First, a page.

Pablo Alborán and Marc Segui can boast of feeling a flutter in the stomach for their most recent musical release.
“Butterflies” is the title of the song they released last weekend. It arose at the initiative of Seguí, who had been following Alborán on social networks for some time.
“I started the idea with Andrés Goiburu and Carlos Ares, who are the producers of the song,” Seguí said in a recent interview by video call from Coruña. “It occurred to us to send it to Pablo and it was like that, natural, the music basically spoke”.
This is the first song they do together and, according to Alborán, “hit the spot” Well, he liked it immediately.
“I like Marc’s music, I think it is very personal and very powerful,” he said from Madrid in the interview conducted together. “I loved being able to participate, I loved the generosity they had so that I could write my part and make it mine too. “I think it had to be this song.”
the letter of “Butterflies” talks about the magical moment of meeting someone interestingsaid Seguí.
“From what I’m reading, people get butterflies listening to the song, so great,” he added.
The video, in which they appear in a kind of play with colorful costumes that include oversized sneakers and extra long sleeves, also has butterflies and a pink upholstered piano. It was filmed in a Madrid studio on a hot July day without knowing there would be some unexpected drama.
“It almost burned down because there was a small fire,” Alborán said.
“We survived; There was a moment when we were about to run away,” Seguí noted.
For Alborán it was a pleasure to delve into the striking universe of Seguí’s videos, whose previous releases include “5 Estrellas”, “Plaza en el cielo” and “Agua salada”.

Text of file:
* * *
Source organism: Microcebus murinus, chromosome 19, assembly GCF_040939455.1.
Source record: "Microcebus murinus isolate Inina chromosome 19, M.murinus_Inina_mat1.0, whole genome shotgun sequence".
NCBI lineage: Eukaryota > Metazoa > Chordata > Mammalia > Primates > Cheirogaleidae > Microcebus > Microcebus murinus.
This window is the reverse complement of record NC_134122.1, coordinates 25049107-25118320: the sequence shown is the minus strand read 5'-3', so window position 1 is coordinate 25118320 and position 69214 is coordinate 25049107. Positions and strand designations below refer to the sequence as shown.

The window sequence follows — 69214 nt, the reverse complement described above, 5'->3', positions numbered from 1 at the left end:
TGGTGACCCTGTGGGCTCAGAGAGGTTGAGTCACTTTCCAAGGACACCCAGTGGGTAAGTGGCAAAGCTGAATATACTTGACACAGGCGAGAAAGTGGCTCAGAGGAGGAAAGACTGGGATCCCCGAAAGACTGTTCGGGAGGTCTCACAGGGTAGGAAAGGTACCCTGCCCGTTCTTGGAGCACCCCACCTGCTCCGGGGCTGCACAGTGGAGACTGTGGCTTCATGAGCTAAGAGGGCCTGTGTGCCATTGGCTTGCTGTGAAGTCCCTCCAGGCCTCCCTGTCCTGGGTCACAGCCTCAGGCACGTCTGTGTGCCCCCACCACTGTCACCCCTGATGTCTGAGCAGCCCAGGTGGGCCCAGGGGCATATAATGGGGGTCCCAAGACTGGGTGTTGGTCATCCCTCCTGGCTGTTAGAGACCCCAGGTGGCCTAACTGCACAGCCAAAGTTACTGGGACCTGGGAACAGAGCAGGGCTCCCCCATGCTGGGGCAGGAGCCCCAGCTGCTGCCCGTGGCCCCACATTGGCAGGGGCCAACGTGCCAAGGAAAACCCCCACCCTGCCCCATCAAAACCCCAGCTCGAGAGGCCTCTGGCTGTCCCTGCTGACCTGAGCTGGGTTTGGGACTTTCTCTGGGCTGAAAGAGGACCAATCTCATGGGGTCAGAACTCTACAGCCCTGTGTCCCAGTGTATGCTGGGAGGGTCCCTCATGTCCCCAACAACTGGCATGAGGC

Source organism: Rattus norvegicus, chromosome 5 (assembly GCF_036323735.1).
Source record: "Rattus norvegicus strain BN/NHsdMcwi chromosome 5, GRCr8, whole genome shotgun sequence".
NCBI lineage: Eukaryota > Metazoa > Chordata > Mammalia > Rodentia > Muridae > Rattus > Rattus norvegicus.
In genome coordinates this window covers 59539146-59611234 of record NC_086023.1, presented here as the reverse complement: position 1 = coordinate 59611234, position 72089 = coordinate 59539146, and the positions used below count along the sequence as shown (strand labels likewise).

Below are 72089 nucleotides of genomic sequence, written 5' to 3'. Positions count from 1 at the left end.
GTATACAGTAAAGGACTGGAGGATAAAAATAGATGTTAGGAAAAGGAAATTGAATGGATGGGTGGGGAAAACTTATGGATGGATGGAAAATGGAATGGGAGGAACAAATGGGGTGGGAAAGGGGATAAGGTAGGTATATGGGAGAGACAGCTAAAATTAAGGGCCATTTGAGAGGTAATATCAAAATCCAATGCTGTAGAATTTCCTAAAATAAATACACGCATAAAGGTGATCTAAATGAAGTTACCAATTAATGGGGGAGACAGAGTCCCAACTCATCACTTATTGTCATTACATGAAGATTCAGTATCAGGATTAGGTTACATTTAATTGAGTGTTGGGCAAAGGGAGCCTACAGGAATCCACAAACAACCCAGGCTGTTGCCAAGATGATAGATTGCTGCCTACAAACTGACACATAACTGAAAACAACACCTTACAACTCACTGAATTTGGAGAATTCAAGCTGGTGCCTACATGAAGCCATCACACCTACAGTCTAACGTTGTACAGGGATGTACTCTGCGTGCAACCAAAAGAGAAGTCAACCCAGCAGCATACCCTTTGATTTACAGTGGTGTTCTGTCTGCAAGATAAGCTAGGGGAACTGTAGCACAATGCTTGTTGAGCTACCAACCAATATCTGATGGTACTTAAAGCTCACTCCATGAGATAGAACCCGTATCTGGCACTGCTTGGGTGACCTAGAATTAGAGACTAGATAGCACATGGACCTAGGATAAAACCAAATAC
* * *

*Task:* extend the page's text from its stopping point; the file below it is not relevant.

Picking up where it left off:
“There is always that risk that when you enter the world of another artist, you have the feeling that you have to change, and in this case it has been very easy because the only thing in Marc’s world is a lot of artistic freedom,” he said. Alboran. “I could have been me in a world that a priori seems to be a world completely different from mine… But it’s not, we’re both equally crazy, so very cool!”
Seguí, who is 25 years old, is also an admirer of Alborán’s art, which he has listened to since before he began his own musical career.
“Sometimes I stop to think about it and what I’m experiencing is like I don’t know if I’m going to get up at some point; It’s very strong,” she said. “Literally three years ago I released my first song and now all this is happening to me; And it’s incredible, that Pablo is on one of my songs, it’s epic.”.
In Seguí’s family there are other music lovers, his grandparents sing in a choir. In her case, she did not study formally, it all started at a party when a boy took out a guitar and Seguí started singing. Someone recorded them, they uploaded the video to the internet and it went viral.
But he saw turning professional as impossible, until a friend taught him how to create songs in a structured way.
“The truth is that in three years I have learned a lot, both as a person, as in music, as in everything,” said Seguí, who recently toured Latin America and is about to begin his second tour of Spain in October. “I am super happy and super excited.”
Alborán is also about to take the suitcase. In his case, he will perform in concert in Mexico in October and will arrive in cities that he will visit for the first time such as Aguascalientes, Mérida, San Luis Potosí and Torreón. It will also have two concerts at the National Auditorium in the capital.
“For me, Mexico is my second home; It is my motivation, because every time I go there, the public reminds me… why I love my job, why I love music,” she said. “I really, really want the time to come, for us to see each other, hug each other, sing, dance and do whatever they want, because in my concerts they can do whatever they want.”
Then he will continue his tour through Ecuador, Argentina, Colombia and Chile. “We’re going to be non-stop,” she said.